International Internet compatibility...??
December 3, 2006 10:56 AM   Subscribe

Cannot get either wireless or DSL internet connection to work in the USA on a Windows XP Dell Inspiron 6000 bought in Virginia but "changed" by an ISP in Bulgaria.

My cousin's wife bought a computer in Virginia and logged on there with DSL or cable. Then she went to Bulgaria for a year, and her Internet Service Provider there, Interbild, "changed" the computer. They installed a program in person, and it took them hours, and it involved using a command-line interface. (Those are all the clues I have about what they might've done.) They said it would still work back in the US. But since returning to the country dial-up, wireless, and DSL have not worked. She can't get either wired or wireless computer access at our house.

As far as I can tell, the computer doesn't see that a LAN line is plugged in. For wireless, our house is configured to only allow certain MAC addresses. We've supposedly added hers, but the wireless connection stalls out on "acquiring network address" (this is where it would stall if we hadn't added her address, but it may be a more fundamental problem, too). For dial-up, as best as I can determine, the program would dial, make screeching noises, no error message would come up, but "[they] still wouldn't have Internet."

Any ideas where we should start?
posted by salvia to Computers & Internet (13 answers total)
Personally, if I had unknown software on my computer affecting the network connection I'd wipe everything and reinstall the OS. The 'nuke from orbit' option is the only one that can give you peace of mind when doing important stuff like ecommerce, online banking, logging into MeFi, etc.

Yeah, that might seem paranoid, and you can probably change a few settings and get it working, but why take the risk and possibly spend longer trying to solve the problem?
posted by malevolent at 11:11 AM on December 3, 2006

Response by poster: Ah, I learned we cannot do that (easily) because we have no Windows XP backup / reinstallation CDs.
posted by salvia at 11:21 AM on December 3, 2006

Response by poster: Also, she just said that they changed her IP address. (I have no idea what I'm doing and whether this means anything, if that isn't already clear.)
posted by salvia at 11:24 AM on December 3, 2006

I don't know your cousin's financial circumstances, but you can buy a copy of XP Home OEM for around $100 from New Egg et al. all day long. Given that malevolent is absolutely right, that's how I'd go.
posted by mojohand at 11:34 AM on December 3, 2006

You should reinstall. I think Dell should be able to send you a repair/reinstall CD. Dell will have the information about your PC by using the Service Tag number that's on a sticker. Call their 800 number and find out.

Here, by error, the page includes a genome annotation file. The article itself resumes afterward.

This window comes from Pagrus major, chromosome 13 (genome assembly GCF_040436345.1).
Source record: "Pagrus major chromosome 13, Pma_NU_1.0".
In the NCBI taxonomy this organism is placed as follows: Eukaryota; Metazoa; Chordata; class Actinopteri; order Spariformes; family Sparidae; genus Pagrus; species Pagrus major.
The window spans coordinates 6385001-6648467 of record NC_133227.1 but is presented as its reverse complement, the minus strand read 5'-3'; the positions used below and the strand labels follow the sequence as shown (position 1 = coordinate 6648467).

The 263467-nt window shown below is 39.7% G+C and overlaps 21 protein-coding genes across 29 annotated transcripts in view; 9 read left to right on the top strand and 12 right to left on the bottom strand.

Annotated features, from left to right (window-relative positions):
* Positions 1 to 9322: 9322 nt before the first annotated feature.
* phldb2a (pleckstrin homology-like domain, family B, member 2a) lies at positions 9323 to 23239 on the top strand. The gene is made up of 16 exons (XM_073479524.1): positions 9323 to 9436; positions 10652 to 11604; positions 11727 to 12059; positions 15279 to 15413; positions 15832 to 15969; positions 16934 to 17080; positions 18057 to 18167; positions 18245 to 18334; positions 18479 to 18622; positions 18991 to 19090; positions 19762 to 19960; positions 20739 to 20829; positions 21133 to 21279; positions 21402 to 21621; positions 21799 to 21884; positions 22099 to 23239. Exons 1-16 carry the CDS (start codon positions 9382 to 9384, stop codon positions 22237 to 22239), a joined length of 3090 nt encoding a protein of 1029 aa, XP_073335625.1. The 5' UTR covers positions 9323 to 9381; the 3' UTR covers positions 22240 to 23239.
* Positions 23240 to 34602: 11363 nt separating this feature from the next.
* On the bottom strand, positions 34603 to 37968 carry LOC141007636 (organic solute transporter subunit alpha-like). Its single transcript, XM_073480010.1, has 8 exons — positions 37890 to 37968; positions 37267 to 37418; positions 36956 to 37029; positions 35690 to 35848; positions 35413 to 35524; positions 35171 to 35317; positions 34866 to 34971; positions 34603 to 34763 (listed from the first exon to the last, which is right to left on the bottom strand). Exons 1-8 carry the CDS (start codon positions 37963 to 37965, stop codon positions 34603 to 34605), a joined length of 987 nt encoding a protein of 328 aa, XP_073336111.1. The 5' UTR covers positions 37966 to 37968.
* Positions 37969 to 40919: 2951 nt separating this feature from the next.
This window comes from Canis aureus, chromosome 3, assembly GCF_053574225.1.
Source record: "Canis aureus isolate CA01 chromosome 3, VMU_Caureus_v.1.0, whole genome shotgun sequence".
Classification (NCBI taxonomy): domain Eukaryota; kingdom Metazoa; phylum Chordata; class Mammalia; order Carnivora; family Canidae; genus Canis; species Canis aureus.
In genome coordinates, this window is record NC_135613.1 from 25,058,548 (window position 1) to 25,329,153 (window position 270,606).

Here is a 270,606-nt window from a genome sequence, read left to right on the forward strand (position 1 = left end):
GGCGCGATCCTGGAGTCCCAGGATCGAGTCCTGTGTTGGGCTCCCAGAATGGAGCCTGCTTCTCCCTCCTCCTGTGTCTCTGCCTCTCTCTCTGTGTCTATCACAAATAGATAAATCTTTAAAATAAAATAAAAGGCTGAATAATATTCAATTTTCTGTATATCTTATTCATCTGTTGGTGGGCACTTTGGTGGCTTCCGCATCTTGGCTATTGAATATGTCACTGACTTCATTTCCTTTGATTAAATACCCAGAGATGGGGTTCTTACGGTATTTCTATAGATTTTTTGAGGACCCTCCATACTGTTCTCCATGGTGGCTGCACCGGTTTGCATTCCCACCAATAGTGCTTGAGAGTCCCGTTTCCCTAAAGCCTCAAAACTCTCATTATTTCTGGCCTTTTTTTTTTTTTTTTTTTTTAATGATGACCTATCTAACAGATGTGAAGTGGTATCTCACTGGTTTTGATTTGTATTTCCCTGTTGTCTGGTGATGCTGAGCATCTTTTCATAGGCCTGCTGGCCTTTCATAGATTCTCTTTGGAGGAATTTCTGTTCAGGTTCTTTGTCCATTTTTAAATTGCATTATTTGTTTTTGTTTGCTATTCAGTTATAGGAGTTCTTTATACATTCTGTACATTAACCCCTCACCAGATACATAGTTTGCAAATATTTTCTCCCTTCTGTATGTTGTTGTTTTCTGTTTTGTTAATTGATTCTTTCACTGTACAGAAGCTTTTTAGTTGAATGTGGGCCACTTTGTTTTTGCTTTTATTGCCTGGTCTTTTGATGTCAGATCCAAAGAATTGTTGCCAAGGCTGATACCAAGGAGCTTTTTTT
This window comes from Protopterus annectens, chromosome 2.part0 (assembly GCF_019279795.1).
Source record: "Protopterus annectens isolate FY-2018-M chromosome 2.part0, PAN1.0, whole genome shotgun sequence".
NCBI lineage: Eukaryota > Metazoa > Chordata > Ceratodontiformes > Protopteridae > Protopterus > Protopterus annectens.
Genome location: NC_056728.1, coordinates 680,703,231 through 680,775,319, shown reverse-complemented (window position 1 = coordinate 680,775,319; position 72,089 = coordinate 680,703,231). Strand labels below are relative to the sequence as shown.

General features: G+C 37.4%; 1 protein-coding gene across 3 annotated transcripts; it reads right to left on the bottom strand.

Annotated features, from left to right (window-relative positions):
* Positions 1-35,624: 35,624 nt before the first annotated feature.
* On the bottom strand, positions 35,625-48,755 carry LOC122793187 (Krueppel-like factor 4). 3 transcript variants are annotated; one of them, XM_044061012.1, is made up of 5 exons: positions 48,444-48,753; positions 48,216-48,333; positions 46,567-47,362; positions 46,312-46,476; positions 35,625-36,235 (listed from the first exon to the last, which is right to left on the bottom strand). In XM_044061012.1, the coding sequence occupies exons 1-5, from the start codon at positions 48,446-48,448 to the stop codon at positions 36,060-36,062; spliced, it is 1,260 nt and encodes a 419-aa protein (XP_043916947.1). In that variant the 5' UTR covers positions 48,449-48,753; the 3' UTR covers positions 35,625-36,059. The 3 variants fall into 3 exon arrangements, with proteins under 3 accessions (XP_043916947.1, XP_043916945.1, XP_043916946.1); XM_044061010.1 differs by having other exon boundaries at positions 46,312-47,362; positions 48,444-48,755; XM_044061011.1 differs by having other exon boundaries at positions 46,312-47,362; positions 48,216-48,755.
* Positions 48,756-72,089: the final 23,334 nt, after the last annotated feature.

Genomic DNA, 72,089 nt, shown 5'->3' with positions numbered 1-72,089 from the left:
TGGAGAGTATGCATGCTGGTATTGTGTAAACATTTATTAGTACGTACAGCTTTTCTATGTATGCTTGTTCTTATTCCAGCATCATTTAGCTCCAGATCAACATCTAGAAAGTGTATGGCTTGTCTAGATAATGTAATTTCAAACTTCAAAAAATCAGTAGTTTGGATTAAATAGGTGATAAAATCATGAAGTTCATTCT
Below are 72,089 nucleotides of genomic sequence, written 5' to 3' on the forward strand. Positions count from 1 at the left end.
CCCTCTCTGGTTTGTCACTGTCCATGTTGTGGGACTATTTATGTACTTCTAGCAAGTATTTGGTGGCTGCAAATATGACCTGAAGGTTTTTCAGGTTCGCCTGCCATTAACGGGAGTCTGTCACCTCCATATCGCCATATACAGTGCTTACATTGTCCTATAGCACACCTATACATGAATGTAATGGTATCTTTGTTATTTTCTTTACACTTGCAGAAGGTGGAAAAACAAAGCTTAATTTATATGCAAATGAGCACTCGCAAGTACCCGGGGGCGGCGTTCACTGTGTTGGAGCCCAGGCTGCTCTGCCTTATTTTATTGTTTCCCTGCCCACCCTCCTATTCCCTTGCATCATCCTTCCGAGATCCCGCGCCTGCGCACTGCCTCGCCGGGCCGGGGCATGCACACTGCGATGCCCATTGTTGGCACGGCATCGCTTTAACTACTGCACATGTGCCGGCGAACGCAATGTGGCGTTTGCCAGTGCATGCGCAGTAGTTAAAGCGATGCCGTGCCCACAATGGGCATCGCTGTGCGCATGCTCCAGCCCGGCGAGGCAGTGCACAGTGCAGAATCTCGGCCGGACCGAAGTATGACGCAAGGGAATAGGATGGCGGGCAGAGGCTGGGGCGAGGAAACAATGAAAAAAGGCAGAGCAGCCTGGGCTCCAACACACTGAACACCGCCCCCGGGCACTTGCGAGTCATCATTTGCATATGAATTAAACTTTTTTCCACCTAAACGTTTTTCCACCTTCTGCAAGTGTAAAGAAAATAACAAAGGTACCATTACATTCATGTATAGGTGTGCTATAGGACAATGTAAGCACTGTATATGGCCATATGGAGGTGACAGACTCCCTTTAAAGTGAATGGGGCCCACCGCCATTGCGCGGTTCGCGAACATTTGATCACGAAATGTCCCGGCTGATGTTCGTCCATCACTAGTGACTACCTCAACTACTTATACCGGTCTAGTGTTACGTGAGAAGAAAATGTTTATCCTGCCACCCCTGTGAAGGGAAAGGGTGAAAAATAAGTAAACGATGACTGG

posted by jjj606 at 11:49 AM on December 3, 2006

If all they changed was her IP address, you should start with your current ISP's support department. They're probably very experienced at fixing people's b0rked internet settings. If that fails, try uninstalling all your network adaptors from the Device Manager. They'll be re-detected and reinstalled with the default configs when you reboot.

If you're going to reinstall XP, you'll most likely need the dell-branded version (some of their proprietary hardware won't work without it); I'd imagine you can obtain restore disks from Dell fairly cheaply. Re-install with your same license key, retrieved with the Magical Jellybean Keyfinder.
posted by bizwank at 11:49 AM on December 3, 2006 [1 favorite]

Response by poster: Hmm, thank you, I will consider reinstalling, especially if we can get the CD for free /cheap -- would be good to get the CDs anyway. (But they do have another computer they can use for high-security internet stuff, like banking.)

My latest theory was that they assigned her a static IP address which might explain why it freezes on "acquiring network address," and why that settings screen looked familiar to her, but at least right now, it appears TCP/IP is set up to obtain an IP address automatically....
posted by salvia at 12:03 PM on December 3, 2006

Response by poster: Also, I'm not positive they installed software -- the more I ask about what exactly happened, the more it sounds like they were just changing settings.
posted by salvia at 12:04 PM on December 3, 2006

start - control panel - network connections
pick your wired connection, "Local Area Connection"
right click - properties
scroll to the bottom of the list - TCP/IP
properties again
make sure everything is set to automatic
do the same for your wireless connection
posted by defcom1 at 12:36 PM on December 3, 2006

What defcom said!!!!
posted by k8t at 1:31 PM on December 3, 2006

Response by poster: defcom1 & k8t -- tried that, and it already was.
posted by salvia at 3:04 PM on December 3, 2006

Strongly thirding the suggestion to start from scratch. It may be worth even buying a cheap install disk for peace of mind and security.
posted by allterrainbrain at 5:10 PM on December 3, 2006

some more ideas..
1. Make sure all proxies etc. are turned off in firefox / ie.
2. Turn off all security on your wireless, will it still not connect? (Turn security back on if yes.)
3. Make sure security on your wireless relies on a WPA key, not just MAC filtering, as that is very easily bypassed.
4. Is your Wired connection enabled on the laptop?
5. Do you get anything when you plug the wired connection in ? An ip address? (Go to start - run - type cmd.) In the "dos" window that shows up, type "ipconfig". Do you get any ip data at all? Does it say "Media Disconnected"?
Uhh... running out of ideas, please post back.
posted by defcom1 at 6:27 PM on December 3, 2006

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